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Bidding begins on school project

Star Managing Editor

CROWN POINT - The School Board on Thursday authorized its construction manager to solicit bids for the bulk of the new high school project.
     A total of 26 bid packages will be advertised for the construction, equipping and furnishing of the 465,000 square foot school.
     The project includes 28 total bid packages. The first two, for preliminary site work and foundation, and for steel work, were awarded earlier this year.
     The bids authorized on Thursday will be opened May 2.
    Architect Ken Grabow of Armstrong, Torseth, Skold and Rydeen told the board the bid specifications largely reflect the original plans developed last year.
     "There weren't very many major changes," he said. "It tells me we were on the right track (from the beginning)."
     The only recent change is in the auditorium, Grabow said, where the orchestra pit was originally designed to be open on top.
     After consulting with high school staff members, the pit has been deepened and the stage extended over it, "so you don't have that feeling ... basically of a hole, especially when you're not using it for the orchestra," Grabow said.
     Some design decisions remain to be made, Grabow added, including the color of brick to be used on the building's exterior.
     That has been narrowed down to three colors, all on display at the new school site on Burrell Drive.
     Bidders on that part of the project will be asked to provide prices for all three, Grabow said.
     Work began earlier this month on the $68 million project, which is expected to be completed in time for the 2003 school year.
     Also at Thursday's meeting, the board approved a policy for dealing with change orders that arise during the new school project.
     The policy details which officials' approval is needed at various monetary levels.
     "Change orders" are requests from contractors for payment for unexpected work or materials needed during the course of a construction project.



BZA shoots down gun sales permit

Star Staff Writer 

CROWN POINT -  One of the more controversial petitions hit the council chambers this past Monday, March 27. Richard Rocha, a resident in the Niles Creek subdivision, requested a Special Use (R-1) Home Occupation permit by the Board of Zoning Appeals (BZA) to sell and buy semi-automatic firearms in his place of residence.
     "As a gun hobbyist, I would like to turn a little bit of a profit by establishing a mail order business in my home. While much of it will be taken up through the Internet, UPS and Federal Express will be shipping one to two firearms per month to and from my residence," explained Rocha.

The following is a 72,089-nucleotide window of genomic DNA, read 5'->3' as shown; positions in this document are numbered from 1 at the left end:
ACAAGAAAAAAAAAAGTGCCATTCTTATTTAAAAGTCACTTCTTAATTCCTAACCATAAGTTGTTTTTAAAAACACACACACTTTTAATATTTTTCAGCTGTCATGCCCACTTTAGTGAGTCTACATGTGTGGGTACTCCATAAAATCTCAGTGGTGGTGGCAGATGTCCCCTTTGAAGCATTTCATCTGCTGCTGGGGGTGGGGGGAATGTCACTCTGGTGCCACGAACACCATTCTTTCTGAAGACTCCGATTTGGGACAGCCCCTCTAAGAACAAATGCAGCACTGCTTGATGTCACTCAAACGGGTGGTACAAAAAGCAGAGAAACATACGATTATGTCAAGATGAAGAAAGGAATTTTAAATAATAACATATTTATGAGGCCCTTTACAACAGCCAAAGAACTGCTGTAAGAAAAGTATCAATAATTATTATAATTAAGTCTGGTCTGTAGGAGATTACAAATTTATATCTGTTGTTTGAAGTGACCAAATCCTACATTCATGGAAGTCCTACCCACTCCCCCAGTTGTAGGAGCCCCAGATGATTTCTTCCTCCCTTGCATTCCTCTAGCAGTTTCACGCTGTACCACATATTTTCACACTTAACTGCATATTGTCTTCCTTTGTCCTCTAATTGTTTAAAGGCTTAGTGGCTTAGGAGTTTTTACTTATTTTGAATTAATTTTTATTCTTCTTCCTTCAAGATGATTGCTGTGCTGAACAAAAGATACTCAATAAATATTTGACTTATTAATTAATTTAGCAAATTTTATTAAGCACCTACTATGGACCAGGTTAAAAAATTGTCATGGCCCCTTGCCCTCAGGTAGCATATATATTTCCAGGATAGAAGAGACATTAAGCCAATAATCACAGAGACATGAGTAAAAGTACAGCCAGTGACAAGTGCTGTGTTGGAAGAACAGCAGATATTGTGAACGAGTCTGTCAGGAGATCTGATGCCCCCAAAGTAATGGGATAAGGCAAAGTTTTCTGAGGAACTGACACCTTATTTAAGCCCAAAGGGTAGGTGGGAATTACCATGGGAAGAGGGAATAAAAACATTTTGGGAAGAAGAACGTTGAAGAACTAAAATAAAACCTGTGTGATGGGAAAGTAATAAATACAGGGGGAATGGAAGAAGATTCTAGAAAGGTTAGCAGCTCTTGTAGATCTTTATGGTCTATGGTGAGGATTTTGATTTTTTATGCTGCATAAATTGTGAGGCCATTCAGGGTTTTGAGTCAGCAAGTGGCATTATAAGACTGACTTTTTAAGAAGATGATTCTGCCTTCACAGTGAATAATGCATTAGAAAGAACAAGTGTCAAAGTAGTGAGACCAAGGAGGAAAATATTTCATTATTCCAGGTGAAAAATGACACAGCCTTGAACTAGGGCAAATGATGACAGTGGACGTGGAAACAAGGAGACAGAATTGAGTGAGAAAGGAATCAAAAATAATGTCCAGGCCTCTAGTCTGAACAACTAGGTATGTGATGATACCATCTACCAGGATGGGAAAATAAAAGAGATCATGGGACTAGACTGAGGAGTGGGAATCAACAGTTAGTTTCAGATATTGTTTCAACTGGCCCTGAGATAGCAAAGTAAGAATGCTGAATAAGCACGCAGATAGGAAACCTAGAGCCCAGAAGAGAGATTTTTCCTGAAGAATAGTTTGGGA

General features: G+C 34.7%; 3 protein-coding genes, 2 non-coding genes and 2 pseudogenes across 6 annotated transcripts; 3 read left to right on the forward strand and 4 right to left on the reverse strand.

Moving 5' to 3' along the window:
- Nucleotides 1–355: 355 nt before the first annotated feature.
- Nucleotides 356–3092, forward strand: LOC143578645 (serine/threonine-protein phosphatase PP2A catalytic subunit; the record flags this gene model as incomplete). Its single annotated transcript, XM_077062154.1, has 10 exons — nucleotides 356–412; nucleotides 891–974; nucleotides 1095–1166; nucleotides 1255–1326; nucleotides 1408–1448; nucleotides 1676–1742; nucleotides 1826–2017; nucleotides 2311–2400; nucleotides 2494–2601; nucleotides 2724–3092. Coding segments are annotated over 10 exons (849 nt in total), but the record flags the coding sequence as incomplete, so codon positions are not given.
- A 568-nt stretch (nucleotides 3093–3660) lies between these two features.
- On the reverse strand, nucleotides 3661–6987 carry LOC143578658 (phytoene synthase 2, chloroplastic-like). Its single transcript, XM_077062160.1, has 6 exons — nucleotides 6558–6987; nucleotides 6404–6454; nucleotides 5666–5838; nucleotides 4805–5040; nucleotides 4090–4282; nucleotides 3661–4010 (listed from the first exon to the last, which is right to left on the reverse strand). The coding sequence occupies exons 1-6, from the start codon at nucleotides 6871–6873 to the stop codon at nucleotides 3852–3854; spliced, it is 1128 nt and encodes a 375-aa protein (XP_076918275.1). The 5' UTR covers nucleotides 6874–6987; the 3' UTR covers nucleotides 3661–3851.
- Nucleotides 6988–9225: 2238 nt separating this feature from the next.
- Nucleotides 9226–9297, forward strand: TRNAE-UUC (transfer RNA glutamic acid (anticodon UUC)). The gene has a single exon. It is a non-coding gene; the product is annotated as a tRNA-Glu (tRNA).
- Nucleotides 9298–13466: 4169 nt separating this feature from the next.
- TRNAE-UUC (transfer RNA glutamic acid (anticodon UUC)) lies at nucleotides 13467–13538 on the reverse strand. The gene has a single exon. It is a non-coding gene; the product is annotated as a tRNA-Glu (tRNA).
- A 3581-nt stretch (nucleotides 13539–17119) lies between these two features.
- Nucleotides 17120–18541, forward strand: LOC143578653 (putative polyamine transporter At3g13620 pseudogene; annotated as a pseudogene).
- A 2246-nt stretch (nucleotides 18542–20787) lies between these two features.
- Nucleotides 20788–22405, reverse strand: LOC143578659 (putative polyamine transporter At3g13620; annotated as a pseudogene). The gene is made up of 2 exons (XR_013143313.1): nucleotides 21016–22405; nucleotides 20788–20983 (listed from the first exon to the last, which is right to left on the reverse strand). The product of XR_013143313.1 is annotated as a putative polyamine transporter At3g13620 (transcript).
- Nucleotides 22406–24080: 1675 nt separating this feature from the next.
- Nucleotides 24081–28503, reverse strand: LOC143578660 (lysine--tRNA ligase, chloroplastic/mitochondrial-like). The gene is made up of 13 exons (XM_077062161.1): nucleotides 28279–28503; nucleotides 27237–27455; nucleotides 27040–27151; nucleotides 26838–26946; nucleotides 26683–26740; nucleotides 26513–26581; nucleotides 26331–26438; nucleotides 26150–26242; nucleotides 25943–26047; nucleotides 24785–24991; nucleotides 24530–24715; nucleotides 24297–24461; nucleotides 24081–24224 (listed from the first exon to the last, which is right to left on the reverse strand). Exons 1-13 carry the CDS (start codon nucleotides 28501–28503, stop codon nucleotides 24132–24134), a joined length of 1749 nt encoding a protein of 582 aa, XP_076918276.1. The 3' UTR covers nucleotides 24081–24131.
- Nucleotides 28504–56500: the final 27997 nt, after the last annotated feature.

Rocha added that it is illegal to ship firearms through certified mail with penalties ranging in that of huge fines, felony convictions, and/or possible jail sentences. Noted though was the fact that in order for a firearm transaction to take place, Rocha would have to physically hold the firearm in his possession for at least a couple of days in order to file the proper paperwork.
     BZA member Alda Velluntini interjected, "I am reluctant to permit any business within a residential area, especially something like this."
     Rocha reassured that his “business would not generate any local traffic except for an occasional parcel service drop-off. Also, my home has a state-of-the-art ADT Wireless Security System inclusive of shock sensors on all doors and the garage. If for some reason the phones went out, I have it coordinated to fall back on my cellular phone system."
     BZA President Dan Rohaley questioned, "If your business ever flourished to say 20-30 transactions per month, what would you do then?"
     Rocha responded, "First, this is not a booming business unless you are well-known in the industry. But, if for some reason my transactions reached that level, I would by a storefront to conduct my business."
     BZA member David Uran followed by asking Rocha “how many loaded weapons will you carry in your residence at one time?"
"With regards to my business, none of my firearms will ever be loaded. I do have a few personal guns of my own, but they are locked up in a completely different part of the house. What should be known is that if this petition is passed, I will lose my fourth Amendment rights under the Constitution and the government will have free reign to "search and seizure" anything within my house," commented Rocha.
     Nick Tarailo, who has adjacent property to Rocha stated, "I don't like the idea of guns stored or shipped in our subdivision. What happens if Mr. Rocha is not home and the UPS ships a firearm to his house? The box could sit on his porch for hours and a child could take hold of it or it could fall into the wrong hands and something serious could happen."
    Wife Kathy Tarailo added, "Mr. Rocha never approached us about the issue of petitioning. All we got was a flyer in the mail about what he wanted to do and, honestly, I really do not know very much about him. In that respect, I am a little disappointed."
     David Neisis, a neighbor who lives directly across the street from Rocha, commented, "I have lived in this neighborhood for 8 years and I understood then that the developers wanted to this community to be more agricultural. Accepting this petition would deviate from this premise and I strongly feel that he should conduct his business somewhere else."
     Both families also had reservations because of the fact that each had children.
     BZA Vice President Patt Patterson requested a denial on the basis that there was no commercial development within one mile radius of Mr. Rocha's property.
     "He should have no problem finding a storefront for his business commercially," stated Patterson.
    The motion was passed unanimously 4-0 to deny the residential business from operating.

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